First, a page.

He ran on a dual platform of experience and change, referring to his record 16 years of service as attorney general and to his party's out-of-power status for the past four years. His blue, orange and white campaign banners proclaimed: "Jay Nixon. Independent. Experienced. The Change We Need."
Change was guaranteed after Republican Gov. Matt Blunt unexpectedly announced in January that he would not seek a second term. Nixon will become Missouri's fifth governor in 10 years when he is sworn into office in January 2009.
Nixon and Hulshof focused their campaigns on the economy, education and health care while casting each other as big spenders incapable of changing Missouri's Capitol. Although Nixon had been campaigning for three years, Hulshof entered the race only after Blunt exited it.
Nixon, 52, of Jefferson City, was practically born a politician. He grew up in the small eastern Missouri town of De Soto, where his father was the mayor and later the municipal judge and his mother served as the school board president and on the city park board. During stump speeches, Nixon commonly quipped that he got his political start answering constituent phone calls during family dinners.
After sports practices, a high-school-aged Nixon donned a coat to package the products of a local ice house. He got his union card working as the low man on construction crews, carrying pipes to build sewage plants, steel for iron workers and wood for carpenters.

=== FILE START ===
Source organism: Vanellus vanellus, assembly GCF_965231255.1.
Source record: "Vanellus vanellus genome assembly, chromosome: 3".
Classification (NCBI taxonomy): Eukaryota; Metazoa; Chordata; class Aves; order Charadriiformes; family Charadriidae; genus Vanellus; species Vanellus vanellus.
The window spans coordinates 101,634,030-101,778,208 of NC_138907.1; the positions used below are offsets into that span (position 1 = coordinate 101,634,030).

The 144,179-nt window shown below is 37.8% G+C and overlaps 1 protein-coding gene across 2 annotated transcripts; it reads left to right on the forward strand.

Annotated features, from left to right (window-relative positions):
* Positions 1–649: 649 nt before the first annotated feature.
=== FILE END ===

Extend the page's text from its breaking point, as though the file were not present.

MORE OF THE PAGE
A young attorney, Nixon won election to the state Senate in 1986 at the earliest age possible under law, then began his run as Missouri's longest-serving attorney general in 1993.
In the mid-1990s, Nixon relied on his assistant, Hulshof, to prosecute some of the state's highest-profile crimes. During lunch breaks at the office, they played pickup basketball games.
Hulshof, 50, of Columbia, first ran unsuccessfully for Congress in 1994. A year later, he left Nixon's office to try again for Missouri's 9th Congressional District. Hulshof unseated longtime Democratic Rep. Harold Volkmer and won re-election to five more terms.
• Democrat Chris Koster emerged from a nasty attorney general race Tuesday and defeated Republican Michael Gibbons, while Lt. Gov. Peter Kinder was the only Republican to win a statewide office.
Koster, a former Cass County prosecutor who lives in Raymore, switched from the Republican to the Democratic Party last year and was dogged throughout the primary by ethics complaints against his fundraising and negative ads funded by his ex-wife.
In the campaign's final weeks, Gibbons and Koster launched a full-blown ad war against each other. Koster accused Gibbons of voting for more lenient prison sentences and supporting clemency for a murderer. Gibbons, of Kirkwood, criticized Koster for a 1991 arrest for writing three bad checks totaling less than $20 and claimed Koster once accepted campaign donations that could be tied to the mob.
Koster told The Associated Press in an interview that his focus has turned to taking over an attorney general's office that has had only one boss for the last 16 years. Attorney General Jay Nixon skipped re-election in 2008 to instead run for governor.
"The political season is sometimes messy, but I find it unproductive to do anything but move the past aside and move forward," Koster said.
A spokesman for Gibbons' campaign said that Gibbons decided to concede defeat just after 11 p.m. as Koster's lead continued to grow.